The Miss Juneteenth pageant is central to the Black community in the small Texas town near Fort Worth where Turquoise Jones (Beharie) works as a waitress and all-around staff in a tiny barbecue restaurant. The pageant participants are drilled on what it means to be “ladies,” and elegance, poise, graciousness, and deportment determine which girl will wear the tiara and win the scholarship. Great things are expected of the winners, and most of them have gone on to become women of achievement and contribution. “We are expecting greatness,” the head of the pageant explains in dulcet tones. They have strong ideas about what it means to be “successful young ladies” and it includes knowing the difference between a salad knife and a dinner knife. “One would surely not eat the main course with that.”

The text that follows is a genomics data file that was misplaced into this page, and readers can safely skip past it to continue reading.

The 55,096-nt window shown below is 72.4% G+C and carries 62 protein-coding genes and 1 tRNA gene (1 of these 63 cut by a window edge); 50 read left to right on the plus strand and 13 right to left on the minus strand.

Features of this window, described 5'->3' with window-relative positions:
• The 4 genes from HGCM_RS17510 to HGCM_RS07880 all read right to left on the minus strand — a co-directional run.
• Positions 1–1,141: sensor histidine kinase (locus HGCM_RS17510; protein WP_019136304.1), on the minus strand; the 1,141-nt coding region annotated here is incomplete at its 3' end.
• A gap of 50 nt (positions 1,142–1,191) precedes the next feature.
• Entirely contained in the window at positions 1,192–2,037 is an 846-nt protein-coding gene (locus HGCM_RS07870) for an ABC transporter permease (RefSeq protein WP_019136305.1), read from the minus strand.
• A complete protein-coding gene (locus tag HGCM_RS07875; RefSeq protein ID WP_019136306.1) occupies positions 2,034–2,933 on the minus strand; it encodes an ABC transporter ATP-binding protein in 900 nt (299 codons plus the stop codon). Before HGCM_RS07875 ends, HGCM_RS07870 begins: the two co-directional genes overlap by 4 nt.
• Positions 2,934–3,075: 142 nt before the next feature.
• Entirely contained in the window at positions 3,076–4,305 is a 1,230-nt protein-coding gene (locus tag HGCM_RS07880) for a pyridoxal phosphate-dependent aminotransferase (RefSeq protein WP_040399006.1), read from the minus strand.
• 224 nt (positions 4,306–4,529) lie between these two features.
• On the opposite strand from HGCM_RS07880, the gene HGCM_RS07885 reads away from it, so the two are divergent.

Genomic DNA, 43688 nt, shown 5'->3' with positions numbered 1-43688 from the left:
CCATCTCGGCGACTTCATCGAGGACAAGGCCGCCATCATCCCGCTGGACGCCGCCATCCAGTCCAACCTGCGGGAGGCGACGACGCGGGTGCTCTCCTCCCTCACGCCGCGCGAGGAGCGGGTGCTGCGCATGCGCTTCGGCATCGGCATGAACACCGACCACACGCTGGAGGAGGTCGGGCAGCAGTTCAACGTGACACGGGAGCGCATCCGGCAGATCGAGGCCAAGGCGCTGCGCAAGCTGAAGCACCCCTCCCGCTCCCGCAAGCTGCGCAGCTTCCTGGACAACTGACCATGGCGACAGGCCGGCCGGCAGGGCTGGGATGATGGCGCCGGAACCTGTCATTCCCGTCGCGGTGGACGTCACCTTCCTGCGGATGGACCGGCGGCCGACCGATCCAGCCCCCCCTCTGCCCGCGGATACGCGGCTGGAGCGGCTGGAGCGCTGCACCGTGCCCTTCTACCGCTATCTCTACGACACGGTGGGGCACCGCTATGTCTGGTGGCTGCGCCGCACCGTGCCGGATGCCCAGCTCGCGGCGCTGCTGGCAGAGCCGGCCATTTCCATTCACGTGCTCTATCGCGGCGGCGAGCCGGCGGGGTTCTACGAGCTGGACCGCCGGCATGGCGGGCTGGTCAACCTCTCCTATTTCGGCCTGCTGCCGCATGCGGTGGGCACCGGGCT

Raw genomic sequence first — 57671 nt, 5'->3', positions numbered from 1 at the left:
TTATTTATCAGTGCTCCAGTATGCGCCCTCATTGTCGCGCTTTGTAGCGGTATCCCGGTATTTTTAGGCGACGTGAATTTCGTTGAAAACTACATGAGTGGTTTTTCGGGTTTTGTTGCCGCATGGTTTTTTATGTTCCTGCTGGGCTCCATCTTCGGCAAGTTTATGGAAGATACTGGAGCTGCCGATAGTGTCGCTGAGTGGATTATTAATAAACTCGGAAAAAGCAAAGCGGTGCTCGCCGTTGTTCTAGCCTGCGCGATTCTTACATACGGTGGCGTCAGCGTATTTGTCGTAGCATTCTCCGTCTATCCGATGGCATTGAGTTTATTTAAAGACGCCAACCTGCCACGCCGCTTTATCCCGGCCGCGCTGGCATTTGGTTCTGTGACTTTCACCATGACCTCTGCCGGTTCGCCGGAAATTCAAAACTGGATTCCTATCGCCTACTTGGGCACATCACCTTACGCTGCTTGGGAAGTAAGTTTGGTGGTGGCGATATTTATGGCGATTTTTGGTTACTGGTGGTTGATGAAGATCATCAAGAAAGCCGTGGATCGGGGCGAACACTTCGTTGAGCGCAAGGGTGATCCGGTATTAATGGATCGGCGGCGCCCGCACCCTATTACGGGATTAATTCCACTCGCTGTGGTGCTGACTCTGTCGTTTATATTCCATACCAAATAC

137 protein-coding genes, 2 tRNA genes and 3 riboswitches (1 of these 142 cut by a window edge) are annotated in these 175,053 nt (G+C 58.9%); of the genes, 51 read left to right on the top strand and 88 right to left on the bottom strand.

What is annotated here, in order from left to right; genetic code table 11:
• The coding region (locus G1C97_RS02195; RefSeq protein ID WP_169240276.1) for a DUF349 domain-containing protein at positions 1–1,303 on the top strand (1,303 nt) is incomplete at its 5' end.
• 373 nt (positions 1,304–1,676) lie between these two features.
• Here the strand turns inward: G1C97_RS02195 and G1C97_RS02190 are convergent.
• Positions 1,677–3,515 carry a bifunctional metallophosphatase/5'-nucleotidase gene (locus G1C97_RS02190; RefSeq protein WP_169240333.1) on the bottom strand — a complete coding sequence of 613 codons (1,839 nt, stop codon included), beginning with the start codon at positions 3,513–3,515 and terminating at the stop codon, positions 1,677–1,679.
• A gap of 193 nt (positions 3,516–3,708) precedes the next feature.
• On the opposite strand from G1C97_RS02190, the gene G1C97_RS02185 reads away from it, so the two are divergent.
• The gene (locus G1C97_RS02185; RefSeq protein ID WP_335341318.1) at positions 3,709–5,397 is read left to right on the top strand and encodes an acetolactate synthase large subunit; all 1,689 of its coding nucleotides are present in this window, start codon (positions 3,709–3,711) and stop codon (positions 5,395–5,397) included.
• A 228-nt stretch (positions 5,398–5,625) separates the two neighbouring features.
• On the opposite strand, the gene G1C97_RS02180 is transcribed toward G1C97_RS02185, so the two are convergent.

Turquoise takes her place at a pageant event in the seats reserved for former winners, who know how to use those dulcet tones and gracious words to make it clear they consider themselves superior and want her to know that. “How wonderful that you’re looking to replicate your success,” one murmurs. “It slipped my mind that you had a daughter old enough to compete,” says another one. It is never stated, but we understand that the reason Turquoise’s path toward greatness was sidetracked was her pregnancy with Kai (Alexis Chikaeze), now almost 15. Turquoise is determined that Kai will win the crown and go on to college with the scholarship money.

But teenagers have their own ideas about what success means. Kai checks her phone during the inspirational opening remarks about the pageant. She does not want to memorize the Maya Angelou poem her mother read as her talent when she competed. Turquoise gets little support from Kai’s father (Kendrick Sampson as Ronnie) and none from her own mother, who says, “You won that thing. What good did it do you?”